No name is more closely associated with the game of bridge than that of Charles Goren. Indeed, Goren earned and proudly bore the nickname of "Mr. Bridge."
Born in Philadelphia, Goren earned a law degree as a young man but practiced only briefly before bridge became first in his life.
As a protege of fellow Hall-of-Famer Milton Work, Goren adapted Work’s point-count evaluation method and published the now-familiar 4-3-2-1 system. The idea caught on quickly and was used by millions of players. Goren — a tireless worker — promoted his ideas through books, tours and lectures. Overnight, point-count displaced Ely Culbertson’s honor-trick approach to hand evaluation.
Goren’s hugely successful books, Contract Bridge Complete and Point Count Bidding, made his methods — dubbed "Standard American" — the most widely played system in the history of the game.
Goren’s talents were not limited to writing and lecturing. He also hosted the popular televison program Championship Bridge with Charles Goren from 1959 to 1964.
The record for the most number of wins in the annual McKenney contest (now the Barry Crane Top 500 masterpoint race) is held by Goren, who won it eight times. He also holds the record for the most number of consecutive victories in the contest: five, from 1947 through 1951.
His tournament career was outstanding. Goren won 34 national championships (now NABCs) and earned a world championship title when the U.S. squad won the inaugural Bermuda Bowl in 1950.
The name of Goren became synonymous with bridge to millions. His importance as a world figure was recognized when he was on the front cover of Time magazine. His classic Contract Bridge Complete ran to 12 editions.
It is estimated that Goren books have sold more than 10 million copies. His writings have been translated into a dozen languages. His books include: Better Bridge for Better Players, Standard Book of Bidding, Contract Bridge Made Easy, A Self-Teacher, Point-Count Bidding in Contract Bridge, Goren Presents the Italian Bridge System, New Contract Bridge in a Nutshell; Sports Illustrated Book of Bridge, Goren’s Winning Partnership Bridge, Charles Goren’s Bridge Complete, and Goren on Play and Defense.
Goren became a world champion in Bermuda in 1950 when the first Bermuda Bowl World Championship was staged. He placed 2nd in the 1956 and 1957 Bermuda Bowls, was a member of the U.S. team that finished 4th in the first World Team Olympiad in Turin in 1960.
His television show, Championship Bridge with Charles Goren, ran from 1959 to 1964. It was called the first successful bridge program on television and won an award as one of the best new television features.
A lifelong bachelor, Goren may genuinely have been married to the game. In spite of his work as writer, lecturer, promoter, TV personality (unlike Culbertson, who grew bored with the game when he became successful), Goren was devoted to tournament play.
He seldom played rubber bridge, and never for high stakes. He considered his playing status amateur and once turned over to the Damon Runyon Cancer Fund the full amount of a $1,500 purse which he won in a charity tournament played in Las Vegas .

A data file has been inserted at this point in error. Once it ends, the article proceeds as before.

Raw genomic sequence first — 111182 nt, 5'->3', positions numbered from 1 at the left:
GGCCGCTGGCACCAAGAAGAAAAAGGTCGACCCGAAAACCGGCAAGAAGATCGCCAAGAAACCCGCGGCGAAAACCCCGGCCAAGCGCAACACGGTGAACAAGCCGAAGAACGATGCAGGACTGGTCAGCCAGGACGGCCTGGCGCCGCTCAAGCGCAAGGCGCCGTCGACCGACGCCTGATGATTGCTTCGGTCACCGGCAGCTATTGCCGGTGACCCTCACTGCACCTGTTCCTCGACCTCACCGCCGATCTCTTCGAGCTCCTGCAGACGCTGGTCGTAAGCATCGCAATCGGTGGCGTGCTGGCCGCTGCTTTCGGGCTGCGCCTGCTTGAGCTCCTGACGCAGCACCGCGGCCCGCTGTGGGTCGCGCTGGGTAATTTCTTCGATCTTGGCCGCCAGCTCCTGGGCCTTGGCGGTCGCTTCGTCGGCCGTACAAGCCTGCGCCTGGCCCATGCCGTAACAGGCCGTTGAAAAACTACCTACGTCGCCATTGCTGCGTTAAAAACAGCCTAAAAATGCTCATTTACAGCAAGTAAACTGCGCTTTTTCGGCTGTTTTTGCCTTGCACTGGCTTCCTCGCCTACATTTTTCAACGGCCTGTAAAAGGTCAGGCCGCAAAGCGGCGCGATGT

Before his retirement from active competition in 1966, he captured virtually every major bridge trophy in U.S. tournament play.
He was elected the ACBL Honorary Member of 1959, one of the first three elected to the ACBL Hall of Fame (then of The Bridge World) in 1963. He was a member of the ACBL Laws Commission from 1956, contributing editor of The Bridge World, member of Editorial Advisory Board of The Bridge Encyclopedia. Goren was awarded the honorary degree of Doctor of Laws by McGill University in 1963.
After retiring from the tournament scene in the late Sixties, Goren lived quietly at his home in Miami Beach. For the last 19 years of his life he lived with his nephew, Marvin Goren, in Southern California. Because of poor eyesight and failing health, he was seldom seen in the Seventies.
There were rare appearances on the According to Goren panel shows at North American Bridge Championships and in 1972 he hosted a party for the press at his Miami Beach home during the Fourth World Bridge Olympiad.
His personal record by events includes: won the Bermuda Bowl in 1950, placed 2nd in 1956 and 1957; 3rd in the World Team Olympiad in 1960. On the national level he won the Vanderbilt in 1944 and 1945, placed 2nd in 1934, 1936, 1949, 1950, 1953, 1955, 1959 and 1962; Asbury Park Trophy (later the Spingold) 1937; Spingold Master KO Teams in 1943, 1947, 1951, 1956 and 1960, 2nd in 1939 and 1950; Reisinger B-A-M Teams (formerly Chicago) in 1937, 1938, 1939, 1942, 1943, 1950, 1957 and 1963, 2nd in 1944 and 1951; the Master Mixed Teams in 1938, 1941, 1943, 1944, 1948 and 1954, 2nd in 1946, 1949, 1950 and 1951; Men’s B-A-M Teams in 1952, 2nd in 1946 and 1955; the Life Master Pairs in 1942 and 1958, 2nd in 1953; the Open Pairs in 1940; the Mixed Pairs in 1943 and 1947, 2nd in 1934; the Men’s Pairs in 1938, 1943 and 1949, 2nd in 1935; the Masters Individual in 1945; the McKenney Trophy in 1937, 1943, 1945, 1947, 1948, 1949, 1950 and 1951.